Condominiums and townhouse properties drove gains in residential real estate values in the Tri-Cities last year, according to figures released this week from BC Assessment.
The numbers show a snapshot of the market on July 1, 2017, with the average homeowner seeing a rise in property values over the previous year of 9.8% in Coquitlam, 11.35% in Port Coquitlam and 8.88% in Port Moody. The increase in Anmore was 13.19% while Belcarra’s average rose 10.22%.
But the value of detached homes did not see the gains in 2017 that have been typical in recent years, especially when compared to condominium and townhouse properties.
In Coquitlam, for example, the average detached real estate value rose 5.4% compared to 26.8% for strata properties. The trend is similar in PoCo, where attached properties’ prices rose 25.4%, compared to 12% for detached properties, while in Port Moody data is only available for strata properties, which rose 23.9%.
“I would say the single-family residential market this year is more stable,” said Paul Borgo, the acting assessor with BC Assessment. “The condominium market, the stratified market has carried on with another strong year. That has been a lot more robust.”
Assessments can vary depending on the neighbourhood, Borgo said.
For example, a detached home in central Coquitlam built in the 1980s saw an average price increase from $1,325,000 to $1,504,000 (13%) while a detached home on Westwood Plateau valued at $1,400,000 in the 2017 figures saw no increase in value.
Meanwhile, a highrise condo unit in the City Centre neighbourhood of Coquitlam built in 2009 increased 14% from $478,000 to $546,000 and a townhouse unit in Maillardville built in 1989 rose 22% from $477,900 to $581,200.
“An average is just an average,” Borgo said. “Not every neighbourhood behaves the same way in a marketplace in a particular year.”
PoCo saw some of the largest gains in the Tri-Cities, according to the assessment figures.
For example, a downtown PoCo lowrise apartment unit built in 1995 jumped 28% from $291,000 to $373,000 while a townhouse in Citadel built in 1994 rose 22% from $698,000 to $850,000.
In Port Moody, a highrise unit in the Newport Village area built in 2005 rose from $493,000 to $552,000 (12%) while a lowrise built in 1996 in the same neighbourhood increased from $524,000 to $604,000 (15%).
The new BC Assessment values will be used by municipalities to determine a homeowner’s property tax rate.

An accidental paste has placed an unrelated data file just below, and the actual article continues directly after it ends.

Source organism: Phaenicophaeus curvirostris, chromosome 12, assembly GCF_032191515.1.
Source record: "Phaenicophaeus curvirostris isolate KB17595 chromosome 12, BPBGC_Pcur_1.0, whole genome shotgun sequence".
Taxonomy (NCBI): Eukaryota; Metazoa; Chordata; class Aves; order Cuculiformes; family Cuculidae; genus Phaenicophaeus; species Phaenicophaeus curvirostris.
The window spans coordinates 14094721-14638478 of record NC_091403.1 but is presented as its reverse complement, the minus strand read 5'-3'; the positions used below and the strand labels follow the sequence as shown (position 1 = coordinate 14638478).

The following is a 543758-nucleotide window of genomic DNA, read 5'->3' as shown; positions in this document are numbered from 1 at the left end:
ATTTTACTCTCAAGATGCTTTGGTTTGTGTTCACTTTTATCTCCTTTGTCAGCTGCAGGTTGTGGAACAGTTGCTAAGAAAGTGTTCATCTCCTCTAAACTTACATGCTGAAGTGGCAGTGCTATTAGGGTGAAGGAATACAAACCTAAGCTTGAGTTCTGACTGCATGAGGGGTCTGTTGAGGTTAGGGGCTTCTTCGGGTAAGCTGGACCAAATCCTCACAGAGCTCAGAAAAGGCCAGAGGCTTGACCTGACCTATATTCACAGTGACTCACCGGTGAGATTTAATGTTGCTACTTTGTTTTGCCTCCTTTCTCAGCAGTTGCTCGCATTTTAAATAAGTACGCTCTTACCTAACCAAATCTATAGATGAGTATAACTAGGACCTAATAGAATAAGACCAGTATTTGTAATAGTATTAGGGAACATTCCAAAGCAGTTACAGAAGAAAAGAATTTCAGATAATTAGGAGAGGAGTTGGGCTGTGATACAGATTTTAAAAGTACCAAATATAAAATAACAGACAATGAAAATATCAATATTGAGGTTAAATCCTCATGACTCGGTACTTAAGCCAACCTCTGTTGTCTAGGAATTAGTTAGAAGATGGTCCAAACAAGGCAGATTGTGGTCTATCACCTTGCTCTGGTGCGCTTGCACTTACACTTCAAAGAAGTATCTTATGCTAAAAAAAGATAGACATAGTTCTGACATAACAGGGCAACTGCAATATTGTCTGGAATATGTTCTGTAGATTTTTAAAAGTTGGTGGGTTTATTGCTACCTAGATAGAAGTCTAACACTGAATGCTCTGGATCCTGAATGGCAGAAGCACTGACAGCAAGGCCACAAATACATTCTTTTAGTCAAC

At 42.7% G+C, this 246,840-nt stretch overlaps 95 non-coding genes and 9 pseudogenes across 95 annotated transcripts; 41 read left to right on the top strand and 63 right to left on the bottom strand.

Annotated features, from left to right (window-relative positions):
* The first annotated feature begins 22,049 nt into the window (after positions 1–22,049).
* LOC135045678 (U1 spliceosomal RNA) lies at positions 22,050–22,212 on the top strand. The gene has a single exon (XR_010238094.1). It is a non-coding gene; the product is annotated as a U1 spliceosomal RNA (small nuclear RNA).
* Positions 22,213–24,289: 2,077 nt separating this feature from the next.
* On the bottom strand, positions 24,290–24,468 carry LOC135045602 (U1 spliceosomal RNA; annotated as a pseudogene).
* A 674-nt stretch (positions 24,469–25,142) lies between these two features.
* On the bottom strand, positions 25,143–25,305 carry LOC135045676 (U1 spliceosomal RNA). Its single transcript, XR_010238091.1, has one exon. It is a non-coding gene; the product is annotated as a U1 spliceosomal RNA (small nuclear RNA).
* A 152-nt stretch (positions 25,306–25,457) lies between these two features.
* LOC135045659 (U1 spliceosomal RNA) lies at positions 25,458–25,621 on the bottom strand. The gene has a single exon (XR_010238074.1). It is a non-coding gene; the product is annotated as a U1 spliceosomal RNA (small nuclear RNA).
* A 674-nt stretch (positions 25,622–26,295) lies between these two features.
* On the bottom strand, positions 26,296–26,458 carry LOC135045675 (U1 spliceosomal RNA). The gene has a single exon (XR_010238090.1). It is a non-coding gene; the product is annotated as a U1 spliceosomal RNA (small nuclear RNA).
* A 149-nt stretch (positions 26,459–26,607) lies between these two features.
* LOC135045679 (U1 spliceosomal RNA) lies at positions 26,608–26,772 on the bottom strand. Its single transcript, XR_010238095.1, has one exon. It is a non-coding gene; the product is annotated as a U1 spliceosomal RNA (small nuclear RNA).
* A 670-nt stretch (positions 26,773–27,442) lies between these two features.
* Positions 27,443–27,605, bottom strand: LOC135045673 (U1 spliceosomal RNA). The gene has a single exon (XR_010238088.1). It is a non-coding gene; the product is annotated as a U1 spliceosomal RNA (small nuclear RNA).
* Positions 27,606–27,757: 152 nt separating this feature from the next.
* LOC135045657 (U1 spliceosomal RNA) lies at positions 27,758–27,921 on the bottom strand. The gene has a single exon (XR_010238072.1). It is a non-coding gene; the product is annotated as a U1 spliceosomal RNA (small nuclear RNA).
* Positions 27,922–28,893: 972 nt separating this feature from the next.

But Borgo said an increase in real estate value does not necessarily mean a corresponding increase in taxes. For example, if a homeowner’s assessed property value rose in line with other properties in their area, Borgo said the rate increase would be in line with the rest of the neighbourhood.
“If every home increased by the same amount, your taxes are not likely to change much,” Borgo said.
Still, 67,000 notices were sent out to homeowners across the province last month warning them that their assessments would be rising at rates above the provincial average. According to BC Assessment, some people are seeing increases of 30% or more.
There is an appeal process for homeowners who believe their property has been wrongly appraised, although Borgo encouraged residents to look at their assessment and sales activity in their neighbourhood on the BC Assessment website before requesting a review.
THE TOP 15 RESIDENTIAL PROPERTY VALUES IN THE TRI-CITIES
Address Taxable Value
185 Turtlehead Rd., Belcarra $7,716,000
4593 Belcarra Bay Rd., Belcarra $6,968,000
2300 Sunnyside Rd., Anmore $6,374,000
3299 Black Bear Way, Anmore $5,993,000
3053 Anmore Creek Way, Anmore $5,844,000
4535 Belcarra Bay Rd., Belcarra $5,532,000
3495 Senkler Rd., Belcarra $5,487,000
5225 Coombe Lane, Belcarra $5,268,000
1450 Crystal Creek Dr., Anmore $5,257,000
2610 Sunnyside Rd., Anmore $5,206,000
5269 Coombe Lane, Belcarra $5,171,000
1256 Alderside Rd., Port Moody $5,112,000
1122 Alderside Rd., Port Moody $5,074,000
5063 Whiskey Cove Lane, Belcarra $4,988,000
1982 North Charlotte Rd., Anmore $4,893,000